Hello and thanks for looking at my questions. #1) I will be traveling from Brussels to Ghent and train seems like the best way to go. Right now (perhaps because I am 4 months away) only one company is offering a train ticket and that is from Brussels Midi station. Is that the only train station offering a straight shot to Ghent or, if I wait, will there be others? #2) I am looking for a round trip day tour of Waterloo and think I have found a good private guide. Again, train seems to be the best travel option, but no trains are being offered yet (the calendar "greys out" in July. Where does the train to Waterloo depart from? Are their options as to station? Finally, and a bit off my original question, are their any recommended hotels near the train stations (I would prefer I think to stay in the Lower Town)? And, last but not least, are most Brussels museums and sites closed on Monday? Thanks for the help. Trying to get this somewhat squared away now. I appreciate your time.
Since the Belgian National Railway (SNCB) runs all the trains, I hope you are looking at them. If you're looking at Rail Europe. fuggetaboutit. They will only show expensive express trains that they can make money on.
You can also look at schedules at www.bahn.com, even see where every train goes for its entire route. Since these are short hauls. It will be fine to just buy tickets as you go.
Looking at Brussels to Ghent, I am seeing direct trains every 15 minutes in the morning. They call at Brussels Nord, Central, and Midi.
Trains to Waterloo go every hour and start at Brussels Nord and also stop at Central and Midi.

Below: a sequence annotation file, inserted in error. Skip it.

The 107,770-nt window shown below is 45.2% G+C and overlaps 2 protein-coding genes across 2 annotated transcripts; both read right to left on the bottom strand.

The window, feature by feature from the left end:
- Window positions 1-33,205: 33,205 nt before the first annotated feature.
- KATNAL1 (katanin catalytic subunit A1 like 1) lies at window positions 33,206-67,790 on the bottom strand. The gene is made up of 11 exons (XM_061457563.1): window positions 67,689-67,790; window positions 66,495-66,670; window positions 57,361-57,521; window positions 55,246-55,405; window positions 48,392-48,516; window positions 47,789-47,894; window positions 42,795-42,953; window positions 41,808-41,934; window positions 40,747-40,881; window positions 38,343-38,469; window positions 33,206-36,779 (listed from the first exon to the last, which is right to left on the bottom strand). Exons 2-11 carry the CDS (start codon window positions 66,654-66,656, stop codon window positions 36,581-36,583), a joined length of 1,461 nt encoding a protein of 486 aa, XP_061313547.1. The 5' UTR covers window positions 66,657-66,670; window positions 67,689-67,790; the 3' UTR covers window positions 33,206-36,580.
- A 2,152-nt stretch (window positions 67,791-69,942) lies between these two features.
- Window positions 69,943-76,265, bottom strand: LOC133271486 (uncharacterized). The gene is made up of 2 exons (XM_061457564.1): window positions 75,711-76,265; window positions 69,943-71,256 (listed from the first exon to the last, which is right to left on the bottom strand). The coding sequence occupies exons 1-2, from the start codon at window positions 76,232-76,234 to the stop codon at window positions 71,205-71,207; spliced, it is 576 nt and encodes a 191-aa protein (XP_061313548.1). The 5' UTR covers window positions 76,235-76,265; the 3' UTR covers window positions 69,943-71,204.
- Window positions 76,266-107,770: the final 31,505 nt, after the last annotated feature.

Ray, you should scan some other Belgium posts here (search box top center Desktop version of site.) Train is the best way, and as noted when you say "Train company" you actually mean "internet entreprenur and intermediary trying to scam you when you could buy direct from the NMBS." In fact, these trains are unreserved and there is no advantage to buying in advance - except maybe skipping the line to pay just before departure. A day ticket bought at the station is good anytime that day. I don't know about the advance purchase ticket from the website. They have an English site option at the top of their page, so you can research this.
All the trains to Gent stop at all three "Brussels" downtown stations. Not the airport, but you didn't ask about that.
Yes, Monday is a poor day to see Brussels. But there are some attractive outdoor sites, and churches, and you'll find a museum or two open - maybe the Bozar. It's all on the internet. Get clicking.
I have not been to Waterloo, but other posters suggest that it requires a lot of imagination to see Napoleon on the green farmland that's there now. You might want to make sure that this outing will be worth the excursion. There is plenty of history in Belgium, but maybe not so much to "see" there.
Looking at the NMBS site, I believe you can leave from any of the three Brussels stations for Waterloo, but you have to change, once, at Braine-L Alleud. Make sure your guide and you can both reach the location where you agree to meet. (As I wrote, I've never been to Waterloo.)
Thanks for the info. Having a bit of trouble figuring out the National Train Site (gave me a ton of departing places in Brussels and arrival places in Waterloo.) As to Monday vs Sunday, I will essentially have a full day in Brussels and possibly a bit of a morning. So some of the sites I checked (churches etc.) were open all days and the couple of museums I have most interest in also seemed to be open Sunday. I am likely more interested in the Lower/Old town but a couple of the churches there were open Mon but not Sun (likely for services.) So I was just double checking that (like a number of places) Monday is less of a "museum day" in Brussels than Sunday. Waterloo is a special interest of mine and I have studied and read a number of articles and books about it. I found a fairly good (at least in his description of where we will go and what to see) for a lengthy private tour. While I have read other reviews here saying there is not much to see, I wonder how many of those going knew much about the 3 days of battle before they went. In any event, I may never return and if there isn't much to see, so be it. Appreciate the warning and thoughts though.